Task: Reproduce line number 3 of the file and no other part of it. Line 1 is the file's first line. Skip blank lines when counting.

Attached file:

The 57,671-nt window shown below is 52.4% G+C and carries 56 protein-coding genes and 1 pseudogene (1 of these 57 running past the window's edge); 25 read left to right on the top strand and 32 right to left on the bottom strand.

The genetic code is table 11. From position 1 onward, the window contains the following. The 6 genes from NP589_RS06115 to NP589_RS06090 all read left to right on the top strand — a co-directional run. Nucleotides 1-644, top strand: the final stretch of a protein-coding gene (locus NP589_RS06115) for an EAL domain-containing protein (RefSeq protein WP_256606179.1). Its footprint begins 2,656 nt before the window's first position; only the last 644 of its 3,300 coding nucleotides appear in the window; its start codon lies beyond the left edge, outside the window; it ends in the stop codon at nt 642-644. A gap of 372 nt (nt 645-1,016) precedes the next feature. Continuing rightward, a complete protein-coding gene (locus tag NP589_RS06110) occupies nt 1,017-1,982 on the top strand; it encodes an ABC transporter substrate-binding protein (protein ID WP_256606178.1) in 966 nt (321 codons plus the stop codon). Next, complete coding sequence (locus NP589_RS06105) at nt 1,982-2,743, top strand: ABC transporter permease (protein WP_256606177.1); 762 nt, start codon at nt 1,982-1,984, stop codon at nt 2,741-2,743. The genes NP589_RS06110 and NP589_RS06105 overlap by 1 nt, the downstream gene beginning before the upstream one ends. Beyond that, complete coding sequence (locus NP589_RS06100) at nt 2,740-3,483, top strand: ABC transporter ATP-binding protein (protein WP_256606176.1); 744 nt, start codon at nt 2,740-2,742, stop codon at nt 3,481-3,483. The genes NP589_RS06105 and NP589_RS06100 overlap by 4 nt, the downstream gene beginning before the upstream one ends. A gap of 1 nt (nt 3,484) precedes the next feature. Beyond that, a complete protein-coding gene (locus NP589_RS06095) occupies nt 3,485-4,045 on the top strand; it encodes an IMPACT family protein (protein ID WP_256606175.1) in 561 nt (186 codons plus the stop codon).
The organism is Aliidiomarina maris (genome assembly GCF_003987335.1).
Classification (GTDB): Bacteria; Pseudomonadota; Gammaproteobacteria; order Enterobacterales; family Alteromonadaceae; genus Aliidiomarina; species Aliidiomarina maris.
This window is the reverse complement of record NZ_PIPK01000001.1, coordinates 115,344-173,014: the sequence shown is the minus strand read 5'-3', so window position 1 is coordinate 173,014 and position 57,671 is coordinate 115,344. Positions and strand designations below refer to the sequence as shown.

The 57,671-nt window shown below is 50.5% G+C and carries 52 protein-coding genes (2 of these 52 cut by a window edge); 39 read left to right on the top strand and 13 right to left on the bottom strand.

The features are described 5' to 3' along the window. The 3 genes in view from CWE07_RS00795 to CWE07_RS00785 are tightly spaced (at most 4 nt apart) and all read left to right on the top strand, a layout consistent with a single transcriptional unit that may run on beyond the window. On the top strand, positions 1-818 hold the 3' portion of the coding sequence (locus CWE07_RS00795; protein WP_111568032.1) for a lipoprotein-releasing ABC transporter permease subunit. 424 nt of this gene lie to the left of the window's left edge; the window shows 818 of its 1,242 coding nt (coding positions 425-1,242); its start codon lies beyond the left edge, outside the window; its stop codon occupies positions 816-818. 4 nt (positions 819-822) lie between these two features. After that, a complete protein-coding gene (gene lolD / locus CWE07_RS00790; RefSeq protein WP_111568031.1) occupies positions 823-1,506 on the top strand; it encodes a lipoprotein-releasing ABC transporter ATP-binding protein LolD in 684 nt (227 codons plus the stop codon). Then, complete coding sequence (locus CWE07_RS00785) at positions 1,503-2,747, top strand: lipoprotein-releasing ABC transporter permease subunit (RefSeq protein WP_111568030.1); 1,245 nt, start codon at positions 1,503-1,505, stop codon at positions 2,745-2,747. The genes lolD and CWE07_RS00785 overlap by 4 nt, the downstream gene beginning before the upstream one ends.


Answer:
The organism is Aliidiomarina maris (genome assembly GCF_003987335.1).